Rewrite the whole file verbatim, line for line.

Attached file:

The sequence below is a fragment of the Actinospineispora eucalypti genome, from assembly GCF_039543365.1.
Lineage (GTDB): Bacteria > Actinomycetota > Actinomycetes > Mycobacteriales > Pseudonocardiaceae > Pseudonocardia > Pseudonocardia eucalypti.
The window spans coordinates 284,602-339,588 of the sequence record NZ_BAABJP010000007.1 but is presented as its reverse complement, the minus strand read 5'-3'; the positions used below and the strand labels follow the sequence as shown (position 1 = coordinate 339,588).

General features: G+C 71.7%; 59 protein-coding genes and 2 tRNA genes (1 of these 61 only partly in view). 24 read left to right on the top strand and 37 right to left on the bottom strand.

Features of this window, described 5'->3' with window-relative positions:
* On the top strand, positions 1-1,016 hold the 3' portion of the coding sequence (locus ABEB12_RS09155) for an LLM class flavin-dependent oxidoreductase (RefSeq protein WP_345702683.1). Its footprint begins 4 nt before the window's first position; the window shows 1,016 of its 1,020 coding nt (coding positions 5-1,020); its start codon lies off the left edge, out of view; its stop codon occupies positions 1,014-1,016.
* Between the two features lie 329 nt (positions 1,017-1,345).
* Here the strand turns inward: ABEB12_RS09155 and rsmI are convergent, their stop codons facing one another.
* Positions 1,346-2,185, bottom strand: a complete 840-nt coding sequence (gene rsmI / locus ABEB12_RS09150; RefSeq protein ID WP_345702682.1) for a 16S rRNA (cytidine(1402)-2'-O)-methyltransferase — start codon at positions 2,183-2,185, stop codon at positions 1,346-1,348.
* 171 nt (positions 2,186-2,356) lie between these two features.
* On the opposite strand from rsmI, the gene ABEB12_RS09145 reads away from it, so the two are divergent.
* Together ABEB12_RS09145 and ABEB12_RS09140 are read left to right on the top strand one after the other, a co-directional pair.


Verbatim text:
The sequence below is a fragment of the Actinospineispora eucalypti genome, from assembly GCF_039543365.1.
Lineage (GTDB): Bacteria > Actinomycetota > Actinomycetes > Mycobacteriales > Pseudonocardiaceae > Pseudonocardia > Pseudonocardia eucalypti.
The window spans coordinates 284,602-339,588 of the sequence record NZ_BAABJP010000007.1 but is presented as its reverse complement, the minus strand read 5'-3'; the positions used below and the strand labels follow the sequence as shown (position 1 = coordinate 339,588).

General features: G+C 71.7%; 59 protein-coding genes and 2 tRNA genes (1 of these 61 only partly in view). 24 read left to right on the top strand and 37 right to left on the bottom strand.

Features of this window, described 5'->3' with window-relative positions:
* On the top strand, positions 1-1,016 hold the 3' portion of the coding sequence (locus ABEB12_RS09155) for an LLM class flavin-dependent oxidoreductase (RefSeq protein WP_345702683.1). Its footprint begins 4 nt before the window's first position; the window shows 1,016 of its 1,020 coding nt (coding positions 5-1,020); its start codon lies off the left edge, out of view; its stop codon occupies positions 1,014-1,016.
* Between the two features lie 329 nt (positions 1,017-1,345).
* Here the strand turns inward: ABEB12_RS09155 and rsmI are convergent, their stop codons facing one another.
* Positions 1,346-2,185, bottom strand: a complete 840-nt coding sequence (gene rsmI / locus ABEB12_RS09150; RefSeq protein ID WP_345702682.1) for a 16S rRNA (cytidine(1402)-2'-O)-methyltransferase — start codon at positions 2,183-2,185, stop codon at positions 1,346-1,348.
* 171 nt (positions 2,186-2,356) lie between these two features.
* On the opposite strand from rsmI, the gene ABEB12_RS09145 reads away from it, so the two are divergent.
* Together ABEB12_RS09145 and ABEB12_RS09140 are read left to right on the top strand one after the other, a co-directional pair.